By Tim Reid and Alister Bull
WASHINGTON (Reuters) - White House officials are increasingly worried that rising gasoline prices, and disruptions to the global oil supply, threaten not only the fragile U.S. economic recovery but the re-election prospects of President Barack Obama.
White House aides are particularly concerned that if gas prices surpass a national average of $4 a gallon -- and if oil passes $125 a barrel -- the economic and political fallout could dominate next year's presidential campaign and drown out Obama's message of economic recovery.
Publicly, the White House insists the U.S. economy can absorb a significant increase in oil prices. But privately some of Obama's aides concede the potential for voter backlash if prices continue to rise is a real political danger as Obama seeks a second term.
One senior White House official admitted to obsessively monitoring news that could affect the price of oil and said oil prices were tracked inside the West Wing daily. Another said oil prices, and the corresponding increase at the pump, has been preoccupying them for months.
With volatility in the Middle East already pushing the price of gas to a national average of $3.66 a gallon (3.8 l), and U.S. oil to nearly $109 a barrel, a senior administration official said $4 at the pump would be "a very significant number".
The official, echoing views of many economists, noted that for every $10 increase in the price of oil, GDP growth is cut by about 0.1 percent. If oil passes $125 a barrel the economic recovery would begin to look imperiled, the official said.
"If you get toward $120, $125 a barrel, it certainly starts to zing the economy, which will lead to a slowdown and potentially a double-dip recession" said Charles Ebinger, director of the Energy Security Initiative at the Brookings Institution in Washington.
"Anything over that would be very dangerous, and you could see a serious economic situation globally," he said.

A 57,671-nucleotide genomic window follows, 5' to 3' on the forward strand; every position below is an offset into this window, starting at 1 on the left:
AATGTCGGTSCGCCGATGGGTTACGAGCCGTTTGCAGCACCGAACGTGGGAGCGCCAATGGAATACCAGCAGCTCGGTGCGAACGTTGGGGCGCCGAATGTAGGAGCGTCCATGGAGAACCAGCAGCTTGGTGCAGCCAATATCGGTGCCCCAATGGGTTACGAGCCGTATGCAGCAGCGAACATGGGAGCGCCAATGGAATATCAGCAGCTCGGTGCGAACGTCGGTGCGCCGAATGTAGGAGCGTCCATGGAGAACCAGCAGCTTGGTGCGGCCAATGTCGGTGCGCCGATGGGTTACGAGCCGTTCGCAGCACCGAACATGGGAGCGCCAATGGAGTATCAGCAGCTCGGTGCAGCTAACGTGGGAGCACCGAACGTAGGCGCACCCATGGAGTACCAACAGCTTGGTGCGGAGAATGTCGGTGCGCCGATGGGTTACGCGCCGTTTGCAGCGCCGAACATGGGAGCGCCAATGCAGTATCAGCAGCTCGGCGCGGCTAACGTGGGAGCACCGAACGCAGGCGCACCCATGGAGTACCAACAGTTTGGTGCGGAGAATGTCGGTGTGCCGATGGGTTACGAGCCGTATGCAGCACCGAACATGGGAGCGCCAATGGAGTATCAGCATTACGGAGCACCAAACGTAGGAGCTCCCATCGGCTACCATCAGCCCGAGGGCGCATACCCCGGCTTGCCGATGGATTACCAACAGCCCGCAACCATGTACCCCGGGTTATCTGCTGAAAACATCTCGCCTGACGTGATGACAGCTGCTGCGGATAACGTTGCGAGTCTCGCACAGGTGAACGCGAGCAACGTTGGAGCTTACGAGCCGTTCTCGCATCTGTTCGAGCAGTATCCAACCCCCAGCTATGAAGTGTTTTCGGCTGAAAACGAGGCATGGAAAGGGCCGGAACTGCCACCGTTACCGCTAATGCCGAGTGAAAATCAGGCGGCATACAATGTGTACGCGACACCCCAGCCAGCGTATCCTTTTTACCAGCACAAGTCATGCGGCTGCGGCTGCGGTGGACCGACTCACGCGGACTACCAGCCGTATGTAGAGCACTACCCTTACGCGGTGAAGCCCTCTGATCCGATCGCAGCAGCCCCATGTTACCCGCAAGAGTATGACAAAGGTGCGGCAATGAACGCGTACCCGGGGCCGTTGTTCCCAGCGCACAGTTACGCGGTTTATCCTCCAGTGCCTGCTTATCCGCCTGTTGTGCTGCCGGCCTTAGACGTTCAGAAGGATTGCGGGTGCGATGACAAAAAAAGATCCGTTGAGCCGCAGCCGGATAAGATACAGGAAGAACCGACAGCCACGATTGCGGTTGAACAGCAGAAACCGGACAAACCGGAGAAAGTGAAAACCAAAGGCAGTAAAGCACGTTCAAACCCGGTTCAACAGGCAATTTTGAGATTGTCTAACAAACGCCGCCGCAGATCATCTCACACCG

Ebinger expects gas prices to rise another 40 or 50 cents on average by summer.
"Then it will be a political issue," he said. "There's not a lot the president can do - there's no short-term solution."
Tad Devine, a Democratic strategist and senior adviser to Al Gore and John Kerry's presidential campaigns, said during Gore's unsuccessful 2000 White House bid there was a spike in gas prices during that spring and summer.
"As political issues go, this is a real one. There is tremendous awareness, and a huge public sensitivity to gas prices, especially amid a terrible downturn," said Devine, whose polling during the 2000 campaign found gas prices a top voter concern.
"If I were in this administration that issue would be of real concern," he said.
Devine added: "Voters see prices going up and the blame winds up at the president's door. I saw that with Gore -- it really stops people focusing on other issues. There are a lot of psychological tipping points. If we get to $4.50, or $5 in the Midwest, it's going to be a huge problem."
Dan Weiss, senior fellow and director of Climate Strategy at the Center for American Progress in Washington, said Obama's political strategists are worried now.
"High oil prices are very bad for incumbent political parties," he said.
One option Obama has to reduce oil prices is to tap the U.S. strategic oil reserves, a step last taken by President George W. Bush after Hurricane Katrina in 2005. The White House says it has not yet decided at what point it would take such action.
"The price of oil is one of a number of factors that is looked at ... in making that determination, but not the sole factor," White House spokesman Jay Carney said in March.
Publicly, the White House is playing down the risks of oil prices to the economic recovery, noting the rise did not hurt job creation last month, while private economists continue to forecast solid growth this year and next.
Austan Goolsbee, Obama's top economist, also argued energy has less effect on U.S. economic growth than in the past, when 1970s oil shocks wrought economic havoc.
"(From) 1979 to today, our energy usage per dollar of GDP is 40-plus percent lower than it was at that time. So up or down, fuel prices just have smaller impact on the aggregate economy," Goolsbee, chairman of the White House Council of Economic Advisers, told Reuters.
Other White House officials framed the problem as more of a political challenge to let Americans know that Obama "gets it" and that he understands gasoline is hurting at these price points.
"For Americans that are already struggling to get by, a hike in gas prices really makes their lives that much harder," Obama said last week. "It hurts."
(Editing by Eric Walsh)